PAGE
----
4. Julie, You are welcome. When I sat down to write this post, it was as if the words literally flew out of the dark soil. It was a quite a beautiful writing experience. I trust whomever was meant to read it will, and whomever is drawn to it will be. I’m loving this posting every day. It’s getting me out of my overly active mind and into the practice itself. Love being back here again!

    Jeanne, Glad the post nudged you to come to the table to feast. I’ve only heard Candace Pert in the movie, “What the bleep…”. I’ll check her out.

    Kate, I love that…”An add to cart” moment. Thank you for sharing your best book of 2009. I’ll check out your post and the book!

    Thank you all for stopping by and sharing your wise comments with me and the other readers. It is so much fun to see the circle complete, by hearing how what I write is experienced by others. I look forward to knowing more about each of you…even you, Julie, who I already know quite a bit about!

  5. “We must learn to stand alone, in our own wholeness, if we are going to survive. And, learning to stand alone means diving into the darkness, to come to know ourselves again in a whole new way.”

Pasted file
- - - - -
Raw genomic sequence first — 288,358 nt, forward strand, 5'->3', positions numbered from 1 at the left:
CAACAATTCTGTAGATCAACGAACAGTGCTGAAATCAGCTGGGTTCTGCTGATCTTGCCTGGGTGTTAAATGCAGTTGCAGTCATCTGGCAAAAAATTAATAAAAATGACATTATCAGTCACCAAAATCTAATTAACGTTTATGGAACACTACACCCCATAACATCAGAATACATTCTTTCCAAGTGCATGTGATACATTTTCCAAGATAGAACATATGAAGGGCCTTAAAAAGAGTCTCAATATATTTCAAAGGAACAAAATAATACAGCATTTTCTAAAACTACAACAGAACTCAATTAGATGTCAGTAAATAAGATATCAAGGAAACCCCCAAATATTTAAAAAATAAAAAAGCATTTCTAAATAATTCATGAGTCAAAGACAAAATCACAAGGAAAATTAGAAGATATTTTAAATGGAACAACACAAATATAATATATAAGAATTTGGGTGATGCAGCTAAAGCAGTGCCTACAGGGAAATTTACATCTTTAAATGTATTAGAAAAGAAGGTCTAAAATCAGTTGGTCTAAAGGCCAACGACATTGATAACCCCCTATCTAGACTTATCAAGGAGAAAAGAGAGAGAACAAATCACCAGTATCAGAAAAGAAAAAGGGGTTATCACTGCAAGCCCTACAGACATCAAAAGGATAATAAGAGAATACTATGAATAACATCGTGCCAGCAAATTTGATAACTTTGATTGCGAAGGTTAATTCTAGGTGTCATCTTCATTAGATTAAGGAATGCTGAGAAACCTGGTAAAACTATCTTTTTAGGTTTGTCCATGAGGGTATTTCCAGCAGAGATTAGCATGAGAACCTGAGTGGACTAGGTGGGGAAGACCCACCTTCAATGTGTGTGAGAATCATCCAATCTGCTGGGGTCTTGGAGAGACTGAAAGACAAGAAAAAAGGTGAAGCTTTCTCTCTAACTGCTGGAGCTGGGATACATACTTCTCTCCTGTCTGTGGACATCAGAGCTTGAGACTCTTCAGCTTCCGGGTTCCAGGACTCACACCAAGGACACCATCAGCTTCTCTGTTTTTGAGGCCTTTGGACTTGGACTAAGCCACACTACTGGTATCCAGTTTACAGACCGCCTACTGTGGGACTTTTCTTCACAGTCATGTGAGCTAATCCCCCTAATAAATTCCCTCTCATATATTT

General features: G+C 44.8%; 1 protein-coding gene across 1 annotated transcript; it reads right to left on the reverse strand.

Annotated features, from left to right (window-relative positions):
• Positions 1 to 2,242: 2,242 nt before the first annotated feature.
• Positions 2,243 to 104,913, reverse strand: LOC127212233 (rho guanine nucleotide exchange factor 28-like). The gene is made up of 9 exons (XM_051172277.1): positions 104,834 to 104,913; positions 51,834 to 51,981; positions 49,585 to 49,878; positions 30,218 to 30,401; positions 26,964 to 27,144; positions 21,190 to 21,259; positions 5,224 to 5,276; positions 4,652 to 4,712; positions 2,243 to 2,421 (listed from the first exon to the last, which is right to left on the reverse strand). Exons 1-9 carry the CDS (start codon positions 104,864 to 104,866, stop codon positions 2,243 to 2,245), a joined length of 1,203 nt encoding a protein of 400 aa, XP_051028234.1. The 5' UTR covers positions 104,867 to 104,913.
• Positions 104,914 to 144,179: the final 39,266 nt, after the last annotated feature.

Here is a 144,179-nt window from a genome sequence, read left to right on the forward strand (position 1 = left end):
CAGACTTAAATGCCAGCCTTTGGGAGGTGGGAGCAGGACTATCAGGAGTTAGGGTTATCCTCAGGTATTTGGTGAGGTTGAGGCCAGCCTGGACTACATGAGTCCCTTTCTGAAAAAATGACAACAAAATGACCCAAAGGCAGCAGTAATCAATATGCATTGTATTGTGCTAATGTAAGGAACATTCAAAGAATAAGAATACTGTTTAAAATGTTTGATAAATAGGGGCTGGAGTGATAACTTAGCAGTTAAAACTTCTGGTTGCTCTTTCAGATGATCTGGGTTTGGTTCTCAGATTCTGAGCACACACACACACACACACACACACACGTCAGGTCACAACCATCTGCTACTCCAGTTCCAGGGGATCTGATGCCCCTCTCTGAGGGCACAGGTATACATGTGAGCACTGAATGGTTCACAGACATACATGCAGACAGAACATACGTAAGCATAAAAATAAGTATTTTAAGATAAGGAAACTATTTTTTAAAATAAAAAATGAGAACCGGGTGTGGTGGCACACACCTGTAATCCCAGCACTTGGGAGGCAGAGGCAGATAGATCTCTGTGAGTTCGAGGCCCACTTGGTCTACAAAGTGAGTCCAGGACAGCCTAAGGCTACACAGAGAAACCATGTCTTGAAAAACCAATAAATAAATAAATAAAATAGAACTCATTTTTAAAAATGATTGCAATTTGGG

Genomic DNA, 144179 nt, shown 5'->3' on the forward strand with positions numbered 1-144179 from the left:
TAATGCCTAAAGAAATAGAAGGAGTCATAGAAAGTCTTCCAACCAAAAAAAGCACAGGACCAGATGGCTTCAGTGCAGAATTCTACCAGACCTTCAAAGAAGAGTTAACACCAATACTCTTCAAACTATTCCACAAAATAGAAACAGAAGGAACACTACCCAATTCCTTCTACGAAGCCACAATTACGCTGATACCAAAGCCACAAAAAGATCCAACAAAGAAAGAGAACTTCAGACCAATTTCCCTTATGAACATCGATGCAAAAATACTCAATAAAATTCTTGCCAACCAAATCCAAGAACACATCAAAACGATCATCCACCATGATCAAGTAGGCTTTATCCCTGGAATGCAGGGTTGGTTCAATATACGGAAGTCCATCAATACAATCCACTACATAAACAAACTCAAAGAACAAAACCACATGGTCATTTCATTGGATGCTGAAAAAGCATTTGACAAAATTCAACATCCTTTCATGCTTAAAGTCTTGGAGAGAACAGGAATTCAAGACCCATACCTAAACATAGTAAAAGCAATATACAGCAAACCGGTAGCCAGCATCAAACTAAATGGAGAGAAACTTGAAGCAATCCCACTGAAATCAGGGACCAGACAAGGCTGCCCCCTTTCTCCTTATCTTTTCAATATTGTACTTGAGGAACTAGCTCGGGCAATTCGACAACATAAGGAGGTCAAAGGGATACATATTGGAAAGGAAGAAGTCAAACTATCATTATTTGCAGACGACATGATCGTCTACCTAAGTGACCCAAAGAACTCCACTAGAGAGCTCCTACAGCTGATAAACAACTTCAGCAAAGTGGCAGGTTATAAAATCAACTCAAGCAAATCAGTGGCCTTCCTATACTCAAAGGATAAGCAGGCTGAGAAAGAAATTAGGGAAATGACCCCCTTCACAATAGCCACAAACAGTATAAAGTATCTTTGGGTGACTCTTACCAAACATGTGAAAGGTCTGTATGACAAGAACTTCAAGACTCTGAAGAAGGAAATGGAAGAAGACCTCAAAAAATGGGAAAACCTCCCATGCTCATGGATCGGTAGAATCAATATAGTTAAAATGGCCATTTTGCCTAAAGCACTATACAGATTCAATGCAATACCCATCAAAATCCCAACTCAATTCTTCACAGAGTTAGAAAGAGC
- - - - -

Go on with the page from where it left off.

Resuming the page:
These are your words, Julie…not those from the book. I’m definitely getting the book, but am astounded by the beauty of what YOU speak, what YOU hear, what YOU experience, invite, and offer. SO lovely. Thank you.

    What’s more, your words resonate with me, deeply. Diving into the darkness has seemed far more threatening in the past than it does these days. I know I can do it…that I don’t have to hold my breath…that I can breathe and stretch and move even in strange and unknown spaces. And that I’m not alone.

    I’m grateful.

  6. Ronna,
    It’s funny. When I read the quote of what I wrote here, I thought to myself, “Wow. Those are some powerful words.”, thinking you had written them. I know, when I write from the mystery, from the darkness, the words just come…through me… onto the page, and they are universal words of wisdom.
    Thank you for your oh so generous words here. And, I am happy to hear that the idea of diving in is less threatening now and that you know, not only that you can do it, but that “that I can breathe and stretch and move even in strange and unknown spaces. And that I’m not alone.” Now, THOSE words astound me!